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Rep your way to bigger & better legs


Whatever your stance is on leg training, as serious trainers we have to accept that the legs are simply part of the body! So if you’ve got them and they work – train them!

In fact so much so that pretty much 50% of your total skeletal muscle fibres are located in the lower body. This goes some way to explaining why “leg day” can be so energy sapping as not many of us would consider training the full upper body within the one session.

Nevertheless, training legs can be immensely rewarding, especially in the summer time when you get to show off your hard work with a lovely set of thick quads, balanced hamstrings and polished diamonds for calves!

Moreover there are numerous added benefits you may not be aware of that are yours with effective leg training. Not only do you get a great cardio workout, but you also secrete a significant amount of your natural growth hormone (which will aid in all development) alongside a huge uplift in metabolic rate – up to 8 hours!

This means you’ll be burning lots of calories over a lengthy period of time while improving the health of your heart and lungs. The focus of this tip however is not to sell training legs to you (though it is a concern) its primary purpose is to reveal how you can start making the most of these wonderful benefits!

So, what’s the secret? The secret to training legs lies with high reps!

Why? Well essentially there are two main types of muscle fibre within our bodies, we all have fast twitch muscle fibres and we also have slow twitch muscle fibres. Some of you may be thinking “Ah but there are two types of fast twitch muscle fibres – type A and type B.”

While this is true for the purpose of this article it’s not important, what is important is that we make a clear distinction and build a solid understanding of how best to train them to create that all important muscle overload.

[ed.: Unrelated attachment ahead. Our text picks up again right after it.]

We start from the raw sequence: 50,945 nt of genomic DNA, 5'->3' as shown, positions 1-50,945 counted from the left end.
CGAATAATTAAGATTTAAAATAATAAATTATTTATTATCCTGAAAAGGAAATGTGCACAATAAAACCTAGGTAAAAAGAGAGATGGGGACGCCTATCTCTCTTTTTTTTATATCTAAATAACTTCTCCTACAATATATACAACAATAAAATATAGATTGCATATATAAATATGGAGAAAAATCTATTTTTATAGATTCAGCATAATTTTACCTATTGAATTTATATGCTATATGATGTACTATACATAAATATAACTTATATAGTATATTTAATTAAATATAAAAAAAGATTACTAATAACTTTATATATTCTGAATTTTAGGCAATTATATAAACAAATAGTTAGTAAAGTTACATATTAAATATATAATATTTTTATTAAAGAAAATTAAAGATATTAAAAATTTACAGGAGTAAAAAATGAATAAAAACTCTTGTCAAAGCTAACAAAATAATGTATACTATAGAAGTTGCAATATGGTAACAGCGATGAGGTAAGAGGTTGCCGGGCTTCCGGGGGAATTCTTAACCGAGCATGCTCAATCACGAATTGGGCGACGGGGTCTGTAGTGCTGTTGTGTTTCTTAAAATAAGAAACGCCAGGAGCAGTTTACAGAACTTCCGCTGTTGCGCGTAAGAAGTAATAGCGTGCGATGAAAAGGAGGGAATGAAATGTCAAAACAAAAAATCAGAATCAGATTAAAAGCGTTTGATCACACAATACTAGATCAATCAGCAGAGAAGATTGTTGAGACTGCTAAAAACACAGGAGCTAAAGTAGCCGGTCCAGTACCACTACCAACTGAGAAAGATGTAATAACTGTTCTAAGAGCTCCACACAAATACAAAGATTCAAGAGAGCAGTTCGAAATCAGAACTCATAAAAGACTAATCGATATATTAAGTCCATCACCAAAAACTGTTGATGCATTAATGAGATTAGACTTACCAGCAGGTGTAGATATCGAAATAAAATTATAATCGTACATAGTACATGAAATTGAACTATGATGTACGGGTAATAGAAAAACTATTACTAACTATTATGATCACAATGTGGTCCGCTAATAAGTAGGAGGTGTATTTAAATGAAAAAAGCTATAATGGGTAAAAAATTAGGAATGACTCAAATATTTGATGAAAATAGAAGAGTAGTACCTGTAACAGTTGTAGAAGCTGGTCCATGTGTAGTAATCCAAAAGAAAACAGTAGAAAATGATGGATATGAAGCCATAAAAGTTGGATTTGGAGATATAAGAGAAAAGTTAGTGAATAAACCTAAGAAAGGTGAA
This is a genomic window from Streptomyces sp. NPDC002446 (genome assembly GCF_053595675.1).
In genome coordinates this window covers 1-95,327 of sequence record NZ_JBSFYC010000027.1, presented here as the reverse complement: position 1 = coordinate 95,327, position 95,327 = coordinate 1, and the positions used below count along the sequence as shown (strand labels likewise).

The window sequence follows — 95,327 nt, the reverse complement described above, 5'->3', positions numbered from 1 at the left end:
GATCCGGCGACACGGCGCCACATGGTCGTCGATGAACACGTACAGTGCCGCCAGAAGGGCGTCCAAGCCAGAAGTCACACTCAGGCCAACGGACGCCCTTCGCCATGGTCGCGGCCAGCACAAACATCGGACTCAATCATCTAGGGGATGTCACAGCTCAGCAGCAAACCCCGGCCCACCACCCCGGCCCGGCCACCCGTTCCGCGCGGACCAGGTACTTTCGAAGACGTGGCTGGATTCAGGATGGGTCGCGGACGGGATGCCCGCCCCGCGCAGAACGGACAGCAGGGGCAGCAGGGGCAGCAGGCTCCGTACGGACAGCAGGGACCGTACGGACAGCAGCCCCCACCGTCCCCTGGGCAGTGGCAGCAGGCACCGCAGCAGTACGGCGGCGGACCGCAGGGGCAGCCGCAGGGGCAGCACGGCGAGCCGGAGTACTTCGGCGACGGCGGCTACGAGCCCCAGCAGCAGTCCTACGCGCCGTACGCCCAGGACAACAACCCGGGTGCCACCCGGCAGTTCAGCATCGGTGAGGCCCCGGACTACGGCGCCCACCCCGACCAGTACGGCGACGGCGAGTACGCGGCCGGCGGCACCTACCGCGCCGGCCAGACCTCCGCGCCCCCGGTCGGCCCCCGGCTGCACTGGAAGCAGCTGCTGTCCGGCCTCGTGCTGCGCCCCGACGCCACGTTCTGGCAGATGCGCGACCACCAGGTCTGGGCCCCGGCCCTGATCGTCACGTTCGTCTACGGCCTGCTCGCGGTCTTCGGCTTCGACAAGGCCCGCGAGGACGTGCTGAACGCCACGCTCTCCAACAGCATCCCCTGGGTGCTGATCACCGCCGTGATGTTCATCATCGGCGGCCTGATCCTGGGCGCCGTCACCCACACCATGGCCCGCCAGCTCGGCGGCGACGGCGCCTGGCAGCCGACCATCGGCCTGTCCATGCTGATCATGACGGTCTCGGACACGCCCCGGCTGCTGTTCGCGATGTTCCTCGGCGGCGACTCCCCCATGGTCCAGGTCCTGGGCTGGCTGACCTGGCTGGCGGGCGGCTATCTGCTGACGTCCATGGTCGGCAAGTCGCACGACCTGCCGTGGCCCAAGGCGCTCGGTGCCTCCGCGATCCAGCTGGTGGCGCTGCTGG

Fast twitch muscle fibres are larger and more powerful than the slow twitch ones and because of this they fatigue so much quicker. They are ideally suited to anaerobic exercise such as explosive lifting and sprinting etc.

The smaller and more endurance orientated slow twitch muscle fibres are more efficient at using oxygen so these can withstand resistance over a longer period of time and are ideally suited to all aerobic activities such as long distance running and cycling.

Interestingly we all have a unique ratio of these two types of fibres – it’s the reason why some of us are better suited to sprinting as opposed to marathons or why some of us take to strength training so much easier than to cycling long distances.

However, and here’s the important part – all of us have a greater proportion of slow twitch fibres in the muscles of the leg then we do fast twitch.

Why? The answer’s simple – because our legs are responsible for carrying us around, making sure we can source enough food and water to maintain life.

Imagine how far we’d get if we could only walk on our hands? So having established the legs are predominantly made up of the small but much more plentiful, endurance orientated slow twitch fibres we are now in a position to customise our training accordingly.

Single figure reps are all well and good for the proportion of fast twitch fibres in the legs but to be honest you’re selling yourself short and neglecting a huge chunk of muscle if that’s the only rep range you use.

To make a difference what you really need is a rep range of 15-20, with the odd set of 30+ thrown in (with the help of rest-pause – see associated article).

Granted the level of resistance will have to be adjusted, but since when has our training been just about the weight? Isn’t the nature of the muscle fibres you’re training more important?

Make the change and I promise you, you’ll reap the rewards. This isn’t easy but for those who persevere it’s worth it and in it’s own way incredibly satisfying.


Disclaimer: All exercises on this site are intended for healthy individuals without any present medical conditions. If you are currently experiencing any bone, joint, or musculoskeletal pain, we advise you to consult a licensed health care professional prior to commencing any of the exercises suggested within this site. The author, editor, and publisher specifically disclaim all responsibility and liability for any injury arising from the use and application of the information provided within this site.

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